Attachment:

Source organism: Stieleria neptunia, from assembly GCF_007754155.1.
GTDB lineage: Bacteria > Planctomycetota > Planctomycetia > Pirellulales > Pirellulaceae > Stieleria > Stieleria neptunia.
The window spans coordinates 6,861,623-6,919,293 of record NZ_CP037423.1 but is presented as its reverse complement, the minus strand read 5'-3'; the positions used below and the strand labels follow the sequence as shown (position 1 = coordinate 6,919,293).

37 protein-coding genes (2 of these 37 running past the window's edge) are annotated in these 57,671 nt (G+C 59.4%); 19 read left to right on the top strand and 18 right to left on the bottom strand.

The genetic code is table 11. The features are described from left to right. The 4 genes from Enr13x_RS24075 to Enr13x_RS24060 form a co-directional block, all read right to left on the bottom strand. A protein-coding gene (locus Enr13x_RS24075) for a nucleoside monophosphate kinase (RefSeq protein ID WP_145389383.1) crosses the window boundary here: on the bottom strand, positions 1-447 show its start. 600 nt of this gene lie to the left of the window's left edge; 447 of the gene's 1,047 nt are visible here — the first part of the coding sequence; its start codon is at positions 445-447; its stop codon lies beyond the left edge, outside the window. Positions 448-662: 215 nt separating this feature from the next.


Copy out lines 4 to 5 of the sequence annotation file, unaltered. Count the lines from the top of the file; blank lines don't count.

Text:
37 protein-coding genes (2 of these 37 running past the window's edge) are annotated in these 57,671 nt (G+C 59.4%); 19 read left to right on the top strand and 18 right to left on the bottom strand.

The genetic code is table 11. The features are described from left to right. The 4 genes from Enr13x_RS24075 to Enr13x_RS24060 form a co-directional block, all read right to left on the bottom strand. A protein-coding gene (locus Enr13x_RS24075) for a nucleoside monophosphate kinase (RefSeq protein ID WP_145389383.1) crosses the window boundary here: on the bottom strand, positions 1-447 show its start. 600 nt of this gene lie to the left of the window's left edge; 447 of the gene's 1,047 nt are visible here — the first part of the coding sequence; its start codon is at positions 445-447; its stop codon lies beyond the left edge, outside the window. Positions 448-662: 215 nt separating this feature from the next.